If you are a like a lot of business owners, taking time off can slip so far down your to-do list that you look up in August and realize you've forgotten it completely. But there is still time to take a last-minute trip this summer. Here is some of our best expert advice for how to make the most of your summer vacation, from how to prepare for your trip before you go to unplugging while you're gone and how to readjust when you get back.
Re-set your body clock before taking off. "Try
to advance or delay your sleep a few days before going away so
that when you leave your circadian clock has already started to
adjust to the change," says Vancouver-based naturopathic doctor
Melanie DesChâtelets. Advancing your bedtime by an hour or two if
heading east, and delaying if heading west can help you adjust to
the new time zone easier and have you falling asleep
Read More: 6 Ways to Reduce Jet Lag Naturally
Set up clear systems for employees to
Brian Miller, the chief operating officer of AdviCoach, a provider of business coaching to small companies says business owners often struggle to unplug because they worry about the day-to-day operations like keeping the books and counting the cash registers at night. He suggests you "franchisitize" your business by following the example of franchises and creating an efficient operating system that employees can easily follow while you're away. Create a document that outlines exactly what to do across a range of scenarios, so employees can take action on their own. "The general rule is that 95 percent of the time the workers should be able to figure out a solution without consulting the owner," he says.
Read More: 5 Steps to a Stress-Free Summer Vacation
Set aside a specific time each day when you will check in
with the office.
Aside from that pre-determined time, let go of work.
Read More: Most Americans Work While on Vacation, Report Finds
Arrange to stay connected ahead of time if you are
traveling outside of the country. Before you leave,
purchase a Skype number (starting at $6 a month for three months)
and forward your incoming calls to your Skype number. Calls from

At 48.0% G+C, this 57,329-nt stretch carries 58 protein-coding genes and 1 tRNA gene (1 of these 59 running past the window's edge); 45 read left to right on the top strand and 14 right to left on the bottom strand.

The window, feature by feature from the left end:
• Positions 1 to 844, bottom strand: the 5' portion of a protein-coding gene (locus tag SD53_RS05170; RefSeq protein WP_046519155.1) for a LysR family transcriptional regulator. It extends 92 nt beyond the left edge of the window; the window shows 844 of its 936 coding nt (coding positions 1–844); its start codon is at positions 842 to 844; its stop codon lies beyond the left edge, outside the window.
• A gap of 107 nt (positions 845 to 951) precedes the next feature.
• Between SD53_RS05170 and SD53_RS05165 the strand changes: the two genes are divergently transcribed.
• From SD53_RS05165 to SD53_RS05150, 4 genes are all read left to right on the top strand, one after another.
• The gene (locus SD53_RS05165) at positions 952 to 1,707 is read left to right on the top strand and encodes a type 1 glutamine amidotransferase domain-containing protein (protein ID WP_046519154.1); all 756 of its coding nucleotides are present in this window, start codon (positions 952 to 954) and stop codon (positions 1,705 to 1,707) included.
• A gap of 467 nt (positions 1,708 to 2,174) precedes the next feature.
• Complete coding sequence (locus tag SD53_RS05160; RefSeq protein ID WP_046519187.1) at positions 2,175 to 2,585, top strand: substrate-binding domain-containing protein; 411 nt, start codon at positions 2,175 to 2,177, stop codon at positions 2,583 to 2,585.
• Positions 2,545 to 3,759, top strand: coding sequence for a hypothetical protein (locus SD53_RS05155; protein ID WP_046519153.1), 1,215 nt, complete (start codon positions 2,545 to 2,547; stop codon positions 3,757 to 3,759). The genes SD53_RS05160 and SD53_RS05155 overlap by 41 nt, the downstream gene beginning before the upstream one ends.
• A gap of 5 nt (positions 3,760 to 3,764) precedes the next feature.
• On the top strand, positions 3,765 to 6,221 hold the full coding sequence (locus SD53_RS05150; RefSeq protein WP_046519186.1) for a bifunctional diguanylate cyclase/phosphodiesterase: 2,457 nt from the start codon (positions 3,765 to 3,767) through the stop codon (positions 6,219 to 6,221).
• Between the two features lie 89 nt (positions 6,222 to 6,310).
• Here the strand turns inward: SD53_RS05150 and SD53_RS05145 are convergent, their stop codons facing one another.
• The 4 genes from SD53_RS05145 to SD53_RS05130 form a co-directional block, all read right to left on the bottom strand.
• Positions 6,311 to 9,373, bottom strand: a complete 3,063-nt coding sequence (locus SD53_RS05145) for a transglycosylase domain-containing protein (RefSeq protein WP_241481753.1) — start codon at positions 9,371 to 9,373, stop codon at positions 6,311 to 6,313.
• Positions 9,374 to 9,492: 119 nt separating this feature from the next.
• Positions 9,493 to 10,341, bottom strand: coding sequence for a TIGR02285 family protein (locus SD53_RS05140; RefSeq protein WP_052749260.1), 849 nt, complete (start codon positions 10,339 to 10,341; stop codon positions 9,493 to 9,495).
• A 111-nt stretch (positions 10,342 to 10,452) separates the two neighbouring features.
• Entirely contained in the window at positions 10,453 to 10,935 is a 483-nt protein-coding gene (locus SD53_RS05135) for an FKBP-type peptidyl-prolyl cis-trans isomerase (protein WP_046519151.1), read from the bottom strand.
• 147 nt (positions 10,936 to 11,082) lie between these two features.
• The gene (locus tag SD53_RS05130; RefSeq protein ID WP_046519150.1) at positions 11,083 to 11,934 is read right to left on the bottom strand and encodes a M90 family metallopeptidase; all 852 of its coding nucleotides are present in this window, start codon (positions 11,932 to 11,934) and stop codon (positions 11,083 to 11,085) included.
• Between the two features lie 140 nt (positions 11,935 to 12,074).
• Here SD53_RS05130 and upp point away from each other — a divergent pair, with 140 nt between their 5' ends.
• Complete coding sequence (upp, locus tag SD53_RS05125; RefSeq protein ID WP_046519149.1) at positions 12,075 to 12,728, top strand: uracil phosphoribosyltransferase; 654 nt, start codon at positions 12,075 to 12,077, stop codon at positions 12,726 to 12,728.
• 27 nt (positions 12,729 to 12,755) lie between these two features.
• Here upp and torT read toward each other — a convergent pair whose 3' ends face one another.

Skype to other Skype accounts are free, regardless of location.
However, there's a fee for calling mobile or landline phones.
Purchase Skype credits in advance (they never expire) or, if
you're going to be out of the country for several weeks, consider
getting a one month subscription for the country/countries you'll
Read More: How to Save Money When You Can't Unplug on an Overseas Vacation
Tackle email in batches. Decide how much time
you can devote to email and break it up over a few days. "Many
people have the impression that email is work, but real tasks are
more important," says David Troy, CEO of 410Labs, a Baltimore,
Md.-based tech firm that designs software to increase
productivity. You'll get through your emails quicker if you sort
by sender instead of by date. This will help you find and tackle
important client emails first. Troy says to also prioritize
one-off messages over conversation threads because it might
indicate a fresh inquiry from a potential client. And if you
subscribe to daily mailing lists such as deal-of-the-day or news
sites, quickly batch and delete old emails that are no longer
Read More: Taming Your Post-Vacation Inbox
Take two-minute mini-vacations. It's just as
important to ease back into your work routine as it is to pace
yourself when returning to the gym after a few weeks off. "When
you go on vacation, you're changing your pace," says
Toronto-based business and life coach Joshua Zuchter. Taking
short breaks throughout the day to clear your head or go for a
short walk can make the transition to your work routine less
aggressive. "Otherwise, whatever [stress-relief] you gained from
your vacation is lost in the first day," says Zuchter.
Read More: How to Maintain Your Post-Vacation Bliss
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